~~Elusive~~

 
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Discussion Starter · #15 ·
whoa is this the same CJDave who believed the HEI was the best thing since sliced bread and said the MSD wasn't as good of an option as the HEI not a month back?/wwwthreads_images/icons/wink.gif
-Mark
not intending to be rude just showing your change of heart

80 CJ-7 Laredo 304v8 TF999 3.73's BFG M/T's
 
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Discussion Starter · #16 ·
Well, wasn't this whole string a kick in the pants! Here I was thinking the whole world was bowing to the 'GM -HEI' bandwagon and now this. Are there any up-grades that could be done to the DuraSpark ignition on a bone stock '80 258 c.i. that are honest improvements?

Grant
60 CJ5
80 CJ5
 

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Don't get me wrong, ANY electronic ignition is better than points, (except for maybe the prestolite) and I DO RECOMMEND THE GM HEI OVER POINTS.
GM HEI's are plentiful, and a really cheap upgrade for the 258 I-6 guys. The upgrade couldn't be much simpler! If I had a 258 I-6 that had points, it would have a HEI.
If you already have the Motorcraft distributor, I can tell you how to get killer upgrades for it for under $200. (NASCAR worthy upgrades!)
If you are interested, just say the word. I have a 6 page upgrade article with pictures and part numbers for the V-8 upgrades, and I can't even get Off Road.com to email me back.
It's ready for publish.
If someone has a lot of web space, I'd be interested in maybe putting it up there....
Later, Aaron.

Grant,
Stock '80 with a 258 CID Inline 6 banger....
Grab on to something now...... I don't know.
I'm at home now, and I don't have the interchange book handy.
I'm going to the shop tomorrow afternoon to drink beer with the gang, and fake at working at something to get away from the 'little woman' for a while, I'll look then.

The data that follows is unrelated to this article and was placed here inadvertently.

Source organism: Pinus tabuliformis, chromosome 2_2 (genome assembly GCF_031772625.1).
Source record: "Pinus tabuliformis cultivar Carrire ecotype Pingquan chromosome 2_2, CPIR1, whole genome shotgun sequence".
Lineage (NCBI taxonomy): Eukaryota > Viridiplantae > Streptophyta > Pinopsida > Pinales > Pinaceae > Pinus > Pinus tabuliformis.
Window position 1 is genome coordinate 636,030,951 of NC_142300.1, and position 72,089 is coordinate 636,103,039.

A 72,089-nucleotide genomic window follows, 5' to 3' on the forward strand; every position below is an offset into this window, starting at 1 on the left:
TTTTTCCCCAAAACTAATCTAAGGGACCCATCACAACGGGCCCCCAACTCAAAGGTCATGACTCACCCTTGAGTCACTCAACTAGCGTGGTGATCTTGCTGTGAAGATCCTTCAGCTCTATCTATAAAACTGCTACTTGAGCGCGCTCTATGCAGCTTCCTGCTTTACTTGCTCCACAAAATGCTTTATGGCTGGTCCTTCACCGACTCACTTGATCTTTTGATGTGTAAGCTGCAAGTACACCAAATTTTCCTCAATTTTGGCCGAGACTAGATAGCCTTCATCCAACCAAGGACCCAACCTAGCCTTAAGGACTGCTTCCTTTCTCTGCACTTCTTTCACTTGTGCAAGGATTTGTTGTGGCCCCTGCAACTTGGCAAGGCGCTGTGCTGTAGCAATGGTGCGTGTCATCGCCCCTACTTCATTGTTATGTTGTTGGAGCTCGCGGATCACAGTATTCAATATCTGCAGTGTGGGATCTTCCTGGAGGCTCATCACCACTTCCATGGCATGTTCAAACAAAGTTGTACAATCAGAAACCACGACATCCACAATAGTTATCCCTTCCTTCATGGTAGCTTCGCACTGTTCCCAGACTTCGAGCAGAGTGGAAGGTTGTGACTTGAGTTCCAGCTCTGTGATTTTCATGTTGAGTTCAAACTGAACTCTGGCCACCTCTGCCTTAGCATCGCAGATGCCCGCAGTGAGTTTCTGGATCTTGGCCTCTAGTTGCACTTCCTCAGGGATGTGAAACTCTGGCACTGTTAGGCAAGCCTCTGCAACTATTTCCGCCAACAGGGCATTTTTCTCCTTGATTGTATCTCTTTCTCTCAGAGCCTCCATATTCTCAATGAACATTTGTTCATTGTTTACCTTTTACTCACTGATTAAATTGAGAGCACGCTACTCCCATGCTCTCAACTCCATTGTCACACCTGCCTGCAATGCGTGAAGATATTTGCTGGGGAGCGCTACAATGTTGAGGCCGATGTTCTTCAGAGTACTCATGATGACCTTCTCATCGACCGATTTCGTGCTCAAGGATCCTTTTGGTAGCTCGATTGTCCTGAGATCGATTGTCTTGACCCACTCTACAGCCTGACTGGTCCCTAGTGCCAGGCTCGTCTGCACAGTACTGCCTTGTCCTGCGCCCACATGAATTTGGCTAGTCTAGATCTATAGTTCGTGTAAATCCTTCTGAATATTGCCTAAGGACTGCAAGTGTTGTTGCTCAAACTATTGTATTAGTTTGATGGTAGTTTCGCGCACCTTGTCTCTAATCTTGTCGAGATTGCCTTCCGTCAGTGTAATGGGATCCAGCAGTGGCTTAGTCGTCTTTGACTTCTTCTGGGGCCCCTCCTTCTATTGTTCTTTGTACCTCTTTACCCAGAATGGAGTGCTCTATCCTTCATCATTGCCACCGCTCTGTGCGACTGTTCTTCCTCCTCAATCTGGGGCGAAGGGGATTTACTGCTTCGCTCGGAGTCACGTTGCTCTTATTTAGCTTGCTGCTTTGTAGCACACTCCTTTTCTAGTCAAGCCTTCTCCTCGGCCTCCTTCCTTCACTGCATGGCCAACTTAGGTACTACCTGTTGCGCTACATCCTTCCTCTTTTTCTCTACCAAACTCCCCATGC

I suspect that everything that works with a V-8 will work with a I-6,
IE: Two piece, wider cap, HEI plug wires for that cap, mustang springs, ect.

I have a box of parts from a 81 and it includes a distributor, I'll look.
Check back tomorrow night, or email me.

When a fool and a wise man argue, Onlookers can't tell the difference...
 
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Discussion Starter · #18 ·
The HEI is a very easy swap on the 258s. I did mine in 2 hours for ~ $65. (Dist and new wires)
Do it. You will not regret it.
Teamrush, you were mainly talking about V8s regarding duraspark, right?
Gibby


 

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Nope. I think the original poster was talking about a V-8 if I remember correctly, but my memory is about as long as my pud these days...

If you have an electronic pickup Motorcraft distributor in anything, it's much easier to do something with it, than switching to the GM HEI.

Most of the 258 I-6 guys that do the GM HEI upgrade are going from points to HEI.

If you already have the Motorcraft electronic ignition, $4 worth of springs, $25 dollars of cap base, cap, and rotor, and $20 worth of plug wires will make it seem like a new engine.

It's the springs, faster advance curve in the GM HEI over the Motorcraft distributor.
$4 dollars worth of springs fixes that, and I hear of people spending $500 on a GM HEI to get a $4 upgrade. (Mr. Gasket P/N 925D)
Motorcraft distributors DO require pulling and full disassembly of the distributor to change weights. GM HEI, you just pull the cap and rotor. It's a pain, but worth it...

They count on you not knowing the difference
It's just a matter of education really. I know, now you know... Tell a friend...

When a fool and a wise man argue, Onlookers can't tell the difference...
 

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/wwwthreads_images/icons/tongue.gif Yep, It IS MArky. I was misled.... I thought that the GM HEI was superior to anything on earth because it was off-the-shelf, potent, and reliable. The dura Spark/Ford adaption is even MORE off the shelf, and can be coupled with a MSD if desired, for longer spark duration. If the crap comes down, you STILL can run the existing Dura Spark module and the superior Ford top end. There IS one little thing that I almost hesitate to mention Marky because I don't want to curb the sales of the GM HEI conversion, and that is the weight factor. I was secretly worried that the heavy-top-end GM HEI grafted onto a thin stalk Motorcraft might snap off if I dropped the left front in a deep hole rather smartly. The distributor has a lot of lay-down angle to it and IS very heavy way out on the top end. Sure, I'm a paranoid engineer and we do worry more about such things, but it was still a genuine reliability concern./wwwthreads_images/icons/tongue.gif

CJDave
I never believe any statistics unless my moonguys /wwwthreads_images/icons/crazy.gif/wwwthreads_images/icons/wink.gif made 'em up themselves.